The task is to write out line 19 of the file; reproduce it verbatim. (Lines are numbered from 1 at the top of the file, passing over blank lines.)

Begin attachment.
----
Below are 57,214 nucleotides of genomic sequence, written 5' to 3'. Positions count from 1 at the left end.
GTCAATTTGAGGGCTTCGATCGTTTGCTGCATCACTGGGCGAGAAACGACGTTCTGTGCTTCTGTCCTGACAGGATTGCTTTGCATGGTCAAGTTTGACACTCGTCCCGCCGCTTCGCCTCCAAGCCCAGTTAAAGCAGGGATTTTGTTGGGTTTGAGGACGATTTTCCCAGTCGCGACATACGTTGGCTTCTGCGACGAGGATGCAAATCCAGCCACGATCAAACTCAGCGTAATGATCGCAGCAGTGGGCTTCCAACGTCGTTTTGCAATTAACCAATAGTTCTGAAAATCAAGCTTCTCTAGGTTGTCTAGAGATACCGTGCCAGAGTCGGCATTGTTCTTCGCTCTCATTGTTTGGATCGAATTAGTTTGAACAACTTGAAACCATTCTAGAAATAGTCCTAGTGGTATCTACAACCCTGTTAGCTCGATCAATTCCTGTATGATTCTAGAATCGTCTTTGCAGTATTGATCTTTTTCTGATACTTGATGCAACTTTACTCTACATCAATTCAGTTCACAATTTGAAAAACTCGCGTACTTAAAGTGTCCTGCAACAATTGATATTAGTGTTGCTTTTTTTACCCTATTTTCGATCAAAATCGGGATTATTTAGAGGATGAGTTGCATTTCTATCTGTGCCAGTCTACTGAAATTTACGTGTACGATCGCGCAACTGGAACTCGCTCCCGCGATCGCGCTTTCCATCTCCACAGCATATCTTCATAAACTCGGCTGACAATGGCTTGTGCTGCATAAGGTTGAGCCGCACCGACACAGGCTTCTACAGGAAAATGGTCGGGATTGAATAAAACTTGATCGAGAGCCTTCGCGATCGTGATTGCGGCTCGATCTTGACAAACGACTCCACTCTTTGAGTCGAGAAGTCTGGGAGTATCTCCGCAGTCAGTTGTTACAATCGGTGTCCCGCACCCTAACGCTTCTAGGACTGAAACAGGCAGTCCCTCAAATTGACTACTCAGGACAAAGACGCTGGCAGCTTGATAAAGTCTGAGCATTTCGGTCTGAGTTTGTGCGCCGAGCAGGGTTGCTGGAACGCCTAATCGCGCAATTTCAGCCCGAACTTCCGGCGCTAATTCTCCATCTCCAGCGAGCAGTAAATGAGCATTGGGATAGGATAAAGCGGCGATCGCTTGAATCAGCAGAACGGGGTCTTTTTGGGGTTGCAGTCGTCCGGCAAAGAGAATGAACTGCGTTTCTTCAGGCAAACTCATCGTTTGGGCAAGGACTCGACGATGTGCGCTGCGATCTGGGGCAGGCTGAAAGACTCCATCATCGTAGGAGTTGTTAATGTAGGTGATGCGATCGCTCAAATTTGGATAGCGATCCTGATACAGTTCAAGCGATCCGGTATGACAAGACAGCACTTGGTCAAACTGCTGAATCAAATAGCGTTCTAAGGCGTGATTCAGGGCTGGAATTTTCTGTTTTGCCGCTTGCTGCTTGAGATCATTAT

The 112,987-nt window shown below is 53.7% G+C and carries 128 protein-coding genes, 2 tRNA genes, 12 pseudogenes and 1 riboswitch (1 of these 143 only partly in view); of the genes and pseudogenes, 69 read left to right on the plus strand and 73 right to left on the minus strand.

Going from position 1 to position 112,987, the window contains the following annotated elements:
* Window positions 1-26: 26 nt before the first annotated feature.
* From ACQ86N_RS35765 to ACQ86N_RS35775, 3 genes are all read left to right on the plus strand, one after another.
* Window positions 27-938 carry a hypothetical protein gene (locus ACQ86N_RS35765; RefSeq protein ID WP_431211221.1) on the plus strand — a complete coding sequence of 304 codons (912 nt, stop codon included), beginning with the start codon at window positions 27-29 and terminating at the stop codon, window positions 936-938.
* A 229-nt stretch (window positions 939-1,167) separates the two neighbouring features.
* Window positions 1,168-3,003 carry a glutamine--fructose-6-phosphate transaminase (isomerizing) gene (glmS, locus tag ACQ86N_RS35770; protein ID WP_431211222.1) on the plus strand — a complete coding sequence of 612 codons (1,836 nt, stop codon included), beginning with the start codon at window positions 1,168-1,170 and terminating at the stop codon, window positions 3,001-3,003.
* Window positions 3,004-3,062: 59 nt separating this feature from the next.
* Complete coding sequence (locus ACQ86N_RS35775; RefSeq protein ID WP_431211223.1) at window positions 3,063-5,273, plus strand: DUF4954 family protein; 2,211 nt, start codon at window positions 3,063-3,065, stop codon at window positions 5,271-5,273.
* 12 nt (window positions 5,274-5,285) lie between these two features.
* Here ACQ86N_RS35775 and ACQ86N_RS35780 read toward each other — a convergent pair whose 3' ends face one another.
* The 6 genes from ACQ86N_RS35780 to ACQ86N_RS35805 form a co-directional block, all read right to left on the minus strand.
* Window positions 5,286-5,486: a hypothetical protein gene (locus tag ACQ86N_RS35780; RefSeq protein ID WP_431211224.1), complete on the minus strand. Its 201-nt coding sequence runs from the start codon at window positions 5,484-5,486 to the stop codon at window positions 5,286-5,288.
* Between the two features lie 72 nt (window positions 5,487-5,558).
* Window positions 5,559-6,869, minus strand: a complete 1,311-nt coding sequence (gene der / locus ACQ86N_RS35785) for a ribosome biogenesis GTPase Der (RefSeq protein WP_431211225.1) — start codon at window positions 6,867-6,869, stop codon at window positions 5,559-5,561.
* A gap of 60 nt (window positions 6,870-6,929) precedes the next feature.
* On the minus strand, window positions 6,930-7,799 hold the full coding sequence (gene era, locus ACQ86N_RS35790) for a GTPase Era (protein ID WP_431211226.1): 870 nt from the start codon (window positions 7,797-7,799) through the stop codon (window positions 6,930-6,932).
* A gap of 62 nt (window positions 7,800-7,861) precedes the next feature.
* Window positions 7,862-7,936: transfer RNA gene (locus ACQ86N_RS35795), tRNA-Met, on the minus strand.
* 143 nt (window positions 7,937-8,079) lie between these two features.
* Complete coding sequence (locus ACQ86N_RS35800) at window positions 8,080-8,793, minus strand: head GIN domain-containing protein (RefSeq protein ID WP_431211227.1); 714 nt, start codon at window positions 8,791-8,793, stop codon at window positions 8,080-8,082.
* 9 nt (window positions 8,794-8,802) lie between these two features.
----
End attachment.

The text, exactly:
* On the minus strand, window positions 6,930-7,799 hold the full coding sequence (gene era, locus ACQ86N_RS35790) for a GTPase Era (protein ID WP_431211226.1): 870 nt from the start codon (window positions 7,797-7,799) through the stop codon (window positions 6,930-6,932).